A linear functional f on a (not necessarily locally convex) topological vector space X is continuous if and only if there exists a continuous seminorm p on X such that [13]

Characterizing closed subspaces

Continuous linear functionals have nice properties for analysis: a linear functional is continuous if and only if its kernel is closed,[14] and a non-trivial continuous linear functional is an open map, even if the (topological) vector space is not complete.[15]

Hyperplanes and maximal subspaces

A vector subspace of is called maximal if (meaning and ) and does not exist a vector subspace of such that A vector subspace of is maximal if and only if it is the kernel of some non-trivial linear functional on (that is, for some linear functional on that is not identically 0). An affine hyperplane in is a translate of a maximal vector subspace. By linearity, a subset of is a affine hyperplane if and only if there exists some non-trivial linear functional on such that [11] If is a linear functional and is a scalar then This equality can be used to relate different level sets of Moreover, if then the kernel of can be reconstructed from the affine hyperplane by

Relationships between multiple linear functionals

Any two linear functionals with the same kernel are proportional (i.e. scalar multiples of each other). This fact can be generalized to the following theorem.

Theorem[16][17] — If are linear functionals on X, then the following are equivalent:

  1. f can be written as a linear combination of ; that is, there exist scalars such that ;
  2. ;
  3. there exists a real number r such that for all and all

If f is a non-trivial linear functional on X with kernel N, satisfies and U is a balanced subset of X, then if and only if for all [15]

Hahn–Banach theorem

Any (algebraic) linear functional on a vector subspace can be extended to the whole space; for example, the evaluation functionals described above can be extended to the vector space of polynomials on all of However, this extension cannot always be done while keeping the linear functional continuous. The Hahn–Banach family of theorems gives conditions under which this extension can be done. For example,

Hahn–Banach dominated extension theorem[18](Rudin 1991, Th. 3.2) — If is a sublinear function, and is a linear functional on a linear subspace which is dominated by p on M, then there exists a linear extension of f to the whole space X that is dominated by p, i.e., there exists a linear functional F such that

for all and
for all

Equicontinuity of families of linear functionals

Let X be a topological vector space (TVS) with continuous dual space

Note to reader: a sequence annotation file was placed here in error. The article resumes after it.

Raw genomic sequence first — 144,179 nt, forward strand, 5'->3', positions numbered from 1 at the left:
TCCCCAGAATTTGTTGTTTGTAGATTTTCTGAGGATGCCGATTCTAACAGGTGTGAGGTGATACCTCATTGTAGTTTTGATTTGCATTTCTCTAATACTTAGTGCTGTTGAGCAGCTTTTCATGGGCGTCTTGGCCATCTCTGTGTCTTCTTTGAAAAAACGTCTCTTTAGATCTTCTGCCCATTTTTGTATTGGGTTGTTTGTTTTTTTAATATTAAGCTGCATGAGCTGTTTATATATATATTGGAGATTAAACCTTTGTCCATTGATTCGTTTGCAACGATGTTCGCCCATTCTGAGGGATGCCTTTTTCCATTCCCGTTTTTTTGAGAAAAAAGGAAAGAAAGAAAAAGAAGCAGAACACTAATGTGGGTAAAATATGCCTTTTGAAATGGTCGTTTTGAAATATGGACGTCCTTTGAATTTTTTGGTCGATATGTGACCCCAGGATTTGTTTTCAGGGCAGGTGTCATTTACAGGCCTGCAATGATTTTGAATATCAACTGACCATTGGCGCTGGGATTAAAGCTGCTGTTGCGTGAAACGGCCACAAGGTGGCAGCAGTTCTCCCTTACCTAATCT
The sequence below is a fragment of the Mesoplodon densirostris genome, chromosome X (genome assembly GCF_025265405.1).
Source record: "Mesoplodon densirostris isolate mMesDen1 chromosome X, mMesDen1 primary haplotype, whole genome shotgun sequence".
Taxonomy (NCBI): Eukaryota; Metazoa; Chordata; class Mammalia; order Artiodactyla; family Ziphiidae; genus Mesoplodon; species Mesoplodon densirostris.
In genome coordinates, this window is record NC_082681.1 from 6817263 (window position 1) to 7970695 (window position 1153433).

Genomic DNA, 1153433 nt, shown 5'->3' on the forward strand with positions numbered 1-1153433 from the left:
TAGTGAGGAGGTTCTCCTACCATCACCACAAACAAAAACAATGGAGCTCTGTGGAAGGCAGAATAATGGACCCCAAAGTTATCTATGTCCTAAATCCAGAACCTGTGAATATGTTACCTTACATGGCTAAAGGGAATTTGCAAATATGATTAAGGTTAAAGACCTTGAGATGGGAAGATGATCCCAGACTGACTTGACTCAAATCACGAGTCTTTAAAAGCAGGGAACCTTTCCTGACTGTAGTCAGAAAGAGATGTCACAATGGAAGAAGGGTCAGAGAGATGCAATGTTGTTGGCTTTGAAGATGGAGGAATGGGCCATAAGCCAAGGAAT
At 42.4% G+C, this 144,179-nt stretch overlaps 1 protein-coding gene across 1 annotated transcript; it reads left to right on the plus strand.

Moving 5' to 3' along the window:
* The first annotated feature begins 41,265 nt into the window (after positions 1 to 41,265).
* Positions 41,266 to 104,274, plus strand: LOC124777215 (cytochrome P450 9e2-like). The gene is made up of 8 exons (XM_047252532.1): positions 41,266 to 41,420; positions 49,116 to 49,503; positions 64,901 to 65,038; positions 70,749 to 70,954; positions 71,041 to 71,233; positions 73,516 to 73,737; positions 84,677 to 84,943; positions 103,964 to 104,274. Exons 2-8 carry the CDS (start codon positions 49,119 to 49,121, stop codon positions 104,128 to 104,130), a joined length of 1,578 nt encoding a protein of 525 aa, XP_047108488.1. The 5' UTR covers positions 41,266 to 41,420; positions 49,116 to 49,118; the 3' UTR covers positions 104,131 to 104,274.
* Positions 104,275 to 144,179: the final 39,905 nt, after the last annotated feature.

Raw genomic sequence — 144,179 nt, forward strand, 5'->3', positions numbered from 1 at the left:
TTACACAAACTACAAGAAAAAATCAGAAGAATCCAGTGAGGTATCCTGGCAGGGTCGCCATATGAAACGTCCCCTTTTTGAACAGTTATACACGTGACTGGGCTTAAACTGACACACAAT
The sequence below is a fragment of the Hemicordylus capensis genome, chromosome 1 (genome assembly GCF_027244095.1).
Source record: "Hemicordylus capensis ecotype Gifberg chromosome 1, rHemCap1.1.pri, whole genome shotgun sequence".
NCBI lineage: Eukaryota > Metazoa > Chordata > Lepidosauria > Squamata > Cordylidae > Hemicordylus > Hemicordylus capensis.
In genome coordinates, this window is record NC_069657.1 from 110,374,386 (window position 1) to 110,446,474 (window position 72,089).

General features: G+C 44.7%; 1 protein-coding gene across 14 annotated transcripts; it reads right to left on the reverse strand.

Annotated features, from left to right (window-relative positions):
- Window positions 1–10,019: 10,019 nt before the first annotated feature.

For any subset H of the following are equivalent:[19]

  1. H is equicontinuous;
  2. H is contained in the polar of some neighborhood of in X;
  3. the (pre)polar of H is a neighborhood of in X;

If H is an equicontinuous subset of then the following sets are also equicontinuous: the weak-* closure, the balanced hull, the convex hull, and the convex balanced hull.[19] Moreover, Alaoglu's theorem implies that the weak-* closure of an equicontinuous subset of is weak-* compact (and thus that every equicontinuous subset weak-* relatively compact).[20][19]

See also

Notes

Footnotes

  1. ^ For instance,

Proofs

  1. ^ It is true if so assume otherwise. Since for all scalars it follows that If then let and be such that and where if then take Then and because is a real number, By assumption so Since was arbitrary, it follows that

References

  1. ^ Axler (2015) p. 101, §3.92
  2. ^ a b Tu (2011) p. 19, §3.1
  3. ^ Katznelson & Katznelson (2008) p. 37, §2.1.3
  4. ^ Axler (2015) p. 101, §3.94
  5. ^ Halmos (1974) p. 20, §13
  6. ^ Lax 1996
  7. ^ Misner, Thorne & Wheeler (1973) p. 57
  8. ^ Clark, Pete L. Commutative Algebra (PDF). Unpublished. Lemma 3.12.
  9. ^ a b c Rudin 1991, pp. 57.
  10. ^ a b c Narici & Beckenstein 2011, pp. 9–11.
  11. ^ a b Narici & Beckenstein 2011, pp. 10–11.
  12. ^ a b Narici & Beckenstein 2011, pp. 126–128.
  13. ^ Narici & Beckenstein 2011, p. 126.
  14. ^ Rudin 1991, Theorem 1.18
  15. ^ a b Narici & Beckenstein 2011, p. 128.
  16. ^ Rudin 1991, pp. 63–64.
  17. ^ Narici & Beckenstein 2011, pp. 1–18.
  18. ^ Narici & Beckenstein 2011, pp. 177–220.
  19. ^ a b c Narici & Beckenstein 2011, pp. 225–273.
  20. ^ Schaefer & Wolff 1999, Corollary 4.3.

Bibliography